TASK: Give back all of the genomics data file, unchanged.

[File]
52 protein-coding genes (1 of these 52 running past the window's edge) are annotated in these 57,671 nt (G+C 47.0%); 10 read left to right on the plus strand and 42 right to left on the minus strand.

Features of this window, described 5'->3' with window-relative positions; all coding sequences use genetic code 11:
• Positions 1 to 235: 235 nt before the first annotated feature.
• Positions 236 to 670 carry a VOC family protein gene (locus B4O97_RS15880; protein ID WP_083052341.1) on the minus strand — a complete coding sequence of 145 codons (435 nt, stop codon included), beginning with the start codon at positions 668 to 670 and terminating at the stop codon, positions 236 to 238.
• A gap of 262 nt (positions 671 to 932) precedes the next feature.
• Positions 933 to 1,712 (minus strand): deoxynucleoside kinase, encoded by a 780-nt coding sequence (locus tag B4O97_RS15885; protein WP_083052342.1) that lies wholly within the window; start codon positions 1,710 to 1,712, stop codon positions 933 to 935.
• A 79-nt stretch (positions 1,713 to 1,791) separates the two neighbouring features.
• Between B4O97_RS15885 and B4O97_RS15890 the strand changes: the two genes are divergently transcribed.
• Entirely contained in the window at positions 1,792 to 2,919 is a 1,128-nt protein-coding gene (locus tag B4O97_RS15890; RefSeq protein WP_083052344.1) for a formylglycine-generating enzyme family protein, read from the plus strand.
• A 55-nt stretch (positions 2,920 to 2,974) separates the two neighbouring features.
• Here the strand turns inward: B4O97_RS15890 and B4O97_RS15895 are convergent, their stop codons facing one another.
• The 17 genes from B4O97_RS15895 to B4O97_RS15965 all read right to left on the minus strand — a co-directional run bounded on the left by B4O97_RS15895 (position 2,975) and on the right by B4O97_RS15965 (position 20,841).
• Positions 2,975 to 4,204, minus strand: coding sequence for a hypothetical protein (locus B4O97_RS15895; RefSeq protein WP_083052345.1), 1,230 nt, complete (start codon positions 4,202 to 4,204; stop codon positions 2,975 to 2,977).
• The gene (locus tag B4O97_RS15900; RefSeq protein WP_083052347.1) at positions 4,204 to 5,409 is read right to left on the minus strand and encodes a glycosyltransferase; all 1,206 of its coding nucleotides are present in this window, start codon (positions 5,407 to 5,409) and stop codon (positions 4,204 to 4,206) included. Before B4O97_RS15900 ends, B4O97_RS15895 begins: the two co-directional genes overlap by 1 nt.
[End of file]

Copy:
52 protein-coding genes (1 of these 52 running past the window's edge) are annotated in these 57,671 nt (G+C 47.0%); 10 read left to right on the plus strand and 42 right to left on the minus strand.

Features of this window, described 5'->3' with window-relative positions; all coding sequences use genetic code 11:
• Positions 1 to 235: 235 nt before the first annotated feature.
• Positions 236 to 670 carry a VOC family protein gene (locus B4O97_RS15880; protein ID WP_083052341.1) on the minus strand — a complete coding sequence of 145 codons (435 nt, stop codon included), beginning with the start codon at positions 668 to 670 and terminating at the stop codon, positions 236 to 238.
• A gap of 262 nt (positions 671 to 932) precedes the next feature.
• Positions 933 to 1,712 (minus strand): deoxynucleoside kinase, encoded by a 780-nt coding sequence (locus tag B4O97_RS15885; protein WP_083052342.1) that lies wholly within the window; start codon positions 1,710 to 1,712, stop codon positions 933 to 935.
• A 79-nt stretch (positions 1,713 to 1,791) separates the two neighbouring features.
• Between B4O97_RS15885 and B4O97_RS15890 the strand changes: the two genes are divergently transcribed.
• Entirely contained in the window at positions 1,792 to 2,919 is a 1,128-nt protein-coding gene (locus tag B4O97_RS15890; RefSeq protein WP_083052344.1) for a formylglycine-generating enzyme family protein, read from the plus strand.
• A 55-nt stretch (positions 2,920 to 2,974) separates the two neighbouring features.
• Here the strand turns inward: B4O97_RS15890 and B4O97_RS15895 are convergent, their stop codons facing one another.
• The 17 genes from B4O97_RS15895 to B4O97_RS15965 all read right to left on the minus strand — a co-directional run bounded on the left by B4O97_RS15895 (position 2,975) and on the right by B4O97_RS15965 (position 20,841).
• Positions 2,975 to 4,204, minus strand: coding sequence for a hypothetical protein (locus B4O97_RS15895; RefSeq protein WP_083052345.1), 1,230 nt, complete (start codon positions 4,202 to 4,204; stop codon positions 2,975 to 2,977).
• The gene (locus tag B4O97_RS15900; RefSeq protein WP_083052347.1) at positions 4,204 to 5,409 is read right to left on the minus strand and encodes a glycosyltransferase; all 1,206 of its coding nucleotides are present in this window, start codon (positions 5,407 to 5,409) and stop codon (positions 4,204 to 4,206) included. Before B4O97_RS15900 ends, B4O97_RS15895 begins: the two co-directional genes overlap by 1 nt.